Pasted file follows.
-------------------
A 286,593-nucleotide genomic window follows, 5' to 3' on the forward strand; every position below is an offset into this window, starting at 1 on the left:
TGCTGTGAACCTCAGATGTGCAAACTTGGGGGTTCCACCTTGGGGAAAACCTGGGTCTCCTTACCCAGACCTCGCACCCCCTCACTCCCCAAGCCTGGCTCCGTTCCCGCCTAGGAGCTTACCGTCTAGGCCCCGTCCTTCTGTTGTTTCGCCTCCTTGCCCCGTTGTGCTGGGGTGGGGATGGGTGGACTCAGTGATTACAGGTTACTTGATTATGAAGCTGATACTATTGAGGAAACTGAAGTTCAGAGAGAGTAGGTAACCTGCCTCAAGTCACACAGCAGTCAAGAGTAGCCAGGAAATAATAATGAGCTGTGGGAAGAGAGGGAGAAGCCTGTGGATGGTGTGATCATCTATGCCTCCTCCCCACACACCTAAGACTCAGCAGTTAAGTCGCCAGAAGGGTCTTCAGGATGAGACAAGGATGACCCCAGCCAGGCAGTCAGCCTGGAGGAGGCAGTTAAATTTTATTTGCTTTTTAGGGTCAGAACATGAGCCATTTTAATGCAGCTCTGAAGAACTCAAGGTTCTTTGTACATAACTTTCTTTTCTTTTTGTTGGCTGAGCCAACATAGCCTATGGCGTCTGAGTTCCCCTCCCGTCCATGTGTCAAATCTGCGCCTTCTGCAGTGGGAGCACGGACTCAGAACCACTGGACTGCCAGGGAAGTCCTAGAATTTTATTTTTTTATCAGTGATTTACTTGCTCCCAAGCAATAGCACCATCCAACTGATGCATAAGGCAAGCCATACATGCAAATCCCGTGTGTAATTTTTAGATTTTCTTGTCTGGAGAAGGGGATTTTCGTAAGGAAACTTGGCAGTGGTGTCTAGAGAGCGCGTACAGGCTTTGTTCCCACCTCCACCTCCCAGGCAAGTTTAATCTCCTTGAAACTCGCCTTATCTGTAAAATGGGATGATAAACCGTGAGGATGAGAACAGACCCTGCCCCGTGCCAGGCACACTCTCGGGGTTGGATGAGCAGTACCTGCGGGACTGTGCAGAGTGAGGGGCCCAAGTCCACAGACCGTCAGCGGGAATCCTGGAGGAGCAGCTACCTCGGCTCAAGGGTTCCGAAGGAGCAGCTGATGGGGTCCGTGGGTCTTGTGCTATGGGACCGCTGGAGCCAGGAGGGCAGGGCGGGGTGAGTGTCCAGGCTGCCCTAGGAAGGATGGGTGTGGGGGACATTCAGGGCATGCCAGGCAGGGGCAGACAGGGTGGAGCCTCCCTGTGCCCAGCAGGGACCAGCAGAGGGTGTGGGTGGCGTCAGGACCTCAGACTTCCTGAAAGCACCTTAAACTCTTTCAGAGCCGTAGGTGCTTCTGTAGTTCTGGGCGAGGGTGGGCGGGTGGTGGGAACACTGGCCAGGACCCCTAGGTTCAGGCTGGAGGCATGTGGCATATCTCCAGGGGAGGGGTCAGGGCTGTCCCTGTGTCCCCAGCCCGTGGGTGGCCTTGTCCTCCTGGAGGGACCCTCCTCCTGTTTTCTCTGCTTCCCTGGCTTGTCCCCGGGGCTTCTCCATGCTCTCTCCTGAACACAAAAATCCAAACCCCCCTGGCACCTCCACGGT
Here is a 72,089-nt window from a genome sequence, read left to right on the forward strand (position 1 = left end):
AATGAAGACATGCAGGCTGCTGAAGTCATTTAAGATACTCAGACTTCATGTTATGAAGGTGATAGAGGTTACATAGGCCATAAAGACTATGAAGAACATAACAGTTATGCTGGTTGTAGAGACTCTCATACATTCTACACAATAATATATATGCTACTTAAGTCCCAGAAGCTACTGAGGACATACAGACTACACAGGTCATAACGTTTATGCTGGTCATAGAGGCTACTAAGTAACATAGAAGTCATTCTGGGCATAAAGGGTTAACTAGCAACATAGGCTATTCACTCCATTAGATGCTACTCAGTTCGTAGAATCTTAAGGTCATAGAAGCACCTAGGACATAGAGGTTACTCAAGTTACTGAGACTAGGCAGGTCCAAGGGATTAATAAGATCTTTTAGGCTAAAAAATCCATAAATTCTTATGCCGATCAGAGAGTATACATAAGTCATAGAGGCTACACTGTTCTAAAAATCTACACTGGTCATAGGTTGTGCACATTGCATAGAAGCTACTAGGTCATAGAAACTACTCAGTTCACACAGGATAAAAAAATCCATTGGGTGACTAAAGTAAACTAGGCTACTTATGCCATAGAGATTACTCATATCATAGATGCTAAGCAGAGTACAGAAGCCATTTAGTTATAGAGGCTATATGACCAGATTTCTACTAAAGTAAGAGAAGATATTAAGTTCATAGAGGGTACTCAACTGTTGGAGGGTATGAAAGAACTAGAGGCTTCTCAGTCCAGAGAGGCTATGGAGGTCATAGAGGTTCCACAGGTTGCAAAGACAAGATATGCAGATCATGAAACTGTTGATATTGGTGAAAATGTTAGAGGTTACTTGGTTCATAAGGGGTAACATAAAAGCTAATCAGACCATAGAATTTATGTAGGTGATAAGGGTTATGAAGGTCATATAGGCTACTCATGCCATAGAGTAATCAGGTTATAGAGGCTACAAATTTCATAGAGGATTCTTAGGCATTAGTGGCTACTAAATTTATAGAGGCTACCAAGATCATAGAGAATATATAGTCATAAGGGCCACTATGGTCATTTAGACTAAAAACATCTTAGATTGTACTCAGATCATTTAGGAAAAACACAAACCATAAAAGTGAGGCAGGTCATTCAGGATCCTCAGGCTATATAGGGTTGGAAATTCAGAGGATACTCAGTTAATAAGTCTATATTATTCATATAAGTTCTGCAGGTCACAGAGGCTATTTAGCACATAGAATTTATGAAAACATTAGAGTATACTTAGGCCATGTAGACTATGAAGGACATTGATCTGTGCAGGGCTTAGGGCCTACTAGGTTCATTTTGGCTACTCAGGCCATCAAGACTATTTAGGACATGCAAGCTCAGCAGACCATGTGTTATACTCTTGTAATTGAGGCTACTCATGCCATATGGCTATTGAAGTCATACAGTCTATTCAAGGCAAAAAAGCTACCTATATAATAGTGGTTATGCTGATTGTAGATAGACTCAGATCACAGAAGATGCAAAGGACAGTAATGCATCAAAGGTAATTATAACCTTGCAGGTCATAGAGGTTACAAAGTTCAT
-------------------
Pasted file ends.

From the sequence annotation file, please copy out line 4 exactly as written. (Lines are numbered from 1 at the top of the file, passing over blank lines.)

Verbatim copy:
AATGAAGACATGCAGGCTGCTGAAGTCATTTAAGATACTCAGACTTCATGTTATGAAGGTGATAGAGGTTACATAGGCCATAAAGACTATGAAGAACATAACAGTTATGCTGGTTGTAGAGACTCTCATACATTCTACACAATAATATATATGCTACTTAAGTCCCAGAAGCTACTGAGGACATACAGACTACACAGGTCATAACGTTTATGCTGGTCATAGAGGCTACTAAGTAACATAGAAGTCATTCTGGGCATAAAGGGTTAACTAGCAACATAGGCTATTCACTCCATTAGATGCTACTCAGTTCGTAGAATCTTAAGGTCATAGAAGCACCTAGGACATAGAGGTTACTCAAGTTACTGAGACTAGGCAGGTCCAAGGGATTAATAAGATCTTTTAGGCTAAAAAATCCATAAATTCTTATGCCGATCAGAGAGTATACATAAGTCATAGAGGCTACACTGTTCTAAAAATCTACACTGGTCATAGGTTGTGCACATTGCATAGAAGCTACTAGGTCATAGAAACTACTCAGTTCACACAGGATAAAAAAATCCATTGGGTGACTAAAGTAAACTAGGCTACTTATGCCATAGAGATTACTCATATCATAGATGCTAAGCAGAGTACAGAAGCCATTTAGTTATAGAGGCTATATGACCAGATTTCTACTAAAGTAAGAGAAGATATTAAGTTCATAGAGGGTACTCAACTGTTGGAGGGTATGAAAGAACTAGAGGCTTCTCAGTCCAGAGAGGCTATGGAGGTCATAGAGGTTCCACAGGTTGCAAAGACAAGATATGCAGATCATGAAACTGTTGATATTGGTGAAAATGTTAGAGGTTACTTGGTTCATAAGGGGTAACATAAAAGCTAATCAGACCATAGAATTTATGTAGGTGATAAGGGTTATGAAGGTCATATAGGCTACTCATGCCATAGAGTAATCAGGTTATAGAGGCTACAAATTTCATAGAGGATTCTTAGGCATTAGTGGCTACTAAATTTATAGAGGCTACCAAGATCATAGAGAATATATAGTCATAAGGGCCACTATGGTCATTTAGACTAAAAACATCTTAGATTGTACTCAGATCATTTAGGAAAAACACAAACCATAAAAGTGAGGCAGGTCATTCAGGATCCTCAGGCTATATAGGGTTGGAAATTCAGAGGATACTCAGTTAATAAGTCTATATTATTCATATAAGTTCTGCAGGTCACAGAGGCTATTTAGCACATAGAATTTATGAAAACATTAGAGTATACTTAGGCCATGTAGACTATGAAGGACATTGATCTGTGCAGGGCTTAGGGCCTACTAGGTTCATTTTGGCTACTCAGGCCATCAAGACTATTTAGGACATGCAAGCTCAGCAGACCATGTGTTATACTCTTGTAATTGAGGCTACTCATGCCATATGGCTATTGAAGTCATACAGTCTATTCAAGGCAAAAAAGCTACCTATATAATAGTGGTTATGCTGATTGTAGATAGACTCAGATCACAGAAGATGCAAAGGACAGTAATGCATCAAAGGTAATTATAACCTTGCAGGTCATAGAGGTTACAAAGTTCAT